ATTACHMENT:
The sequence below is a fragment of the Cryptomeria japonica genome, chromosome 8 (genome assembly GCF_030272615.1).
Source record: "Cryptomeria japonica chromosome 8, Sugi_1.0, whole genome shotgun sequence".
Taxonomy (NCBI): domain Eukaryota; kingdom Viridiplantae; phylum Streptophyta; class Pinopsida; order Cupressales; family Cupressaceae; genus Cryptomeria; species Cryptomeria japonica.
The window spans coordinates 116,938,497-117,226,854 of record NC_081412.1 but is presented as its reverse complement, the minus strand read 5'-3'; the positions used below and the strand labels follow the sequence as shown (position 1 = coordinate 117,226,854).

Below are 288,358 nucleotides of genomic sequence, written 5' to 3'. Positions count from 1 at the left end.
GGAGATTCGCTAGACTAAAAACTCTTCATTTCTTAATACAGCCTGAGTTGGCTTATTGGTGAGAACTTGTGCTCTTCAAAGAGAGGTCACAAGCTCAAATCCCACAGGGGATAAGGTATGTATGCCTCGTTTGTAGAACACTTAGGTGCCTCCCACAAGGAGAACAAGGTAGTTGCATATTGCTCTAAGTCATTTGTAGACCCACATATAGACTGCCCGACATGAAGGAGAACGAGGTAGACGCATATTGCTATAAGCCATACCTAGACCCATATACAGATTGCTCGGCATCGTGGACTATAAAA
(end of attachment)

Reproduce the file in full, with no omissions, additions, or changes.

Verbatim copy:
The sequence below is a fragment of the Cryptomeria japonica genome, chromosome 8 (genome assembly GCF_030272615.1).
Source record: "Cryptomeria japonica chromosome 8, Sugi_1.0, whole genome shotgun sequence".
Taxonomy (NCBI): domain Eukaryota; kingdom Viridiplantae; phylum Streptophyta; class Pinopsida; order Cupressales; family Cupressaceae; genus Cryptomeria; species Cryptomeria japonica.
The window spans coordinates 116,938,497-117,226,854 of record NC_081412.1 but is presented as its reverse complement, the minus strand read 5'-3'; the positions used below and the strand labels follow the sequence as shown (position 1 = coordinate 117,226,854).

Below are 288,358 nucleotides of genomic sequence, written 5' to 3'. Positions count from 1 at the left end.
GGAGATTCGCTAGACTAAAAACTCTTCATTTCTTAATACAGCCTGAGTTGGCTTATTGGTGAGAACTTGTGCTCTTCAAAGAGAGGTCACAAGCTCAAATCCCACAGGGGATAAGGTATGTATGCCTCGTTTGTAGAACACTTAGGTGCCTCCCACAAGGAGAACAAGGTAGTTGCATATTGCTCTAAGTCATTTGTAGACCCACATATAGACTGCCCGACATGAAGGAGAACGAGGTAGACGCATATTGCTATAAGCCATACCTAGACCCATATACAGATTGCTCGGCATCGTGGACTATAAAA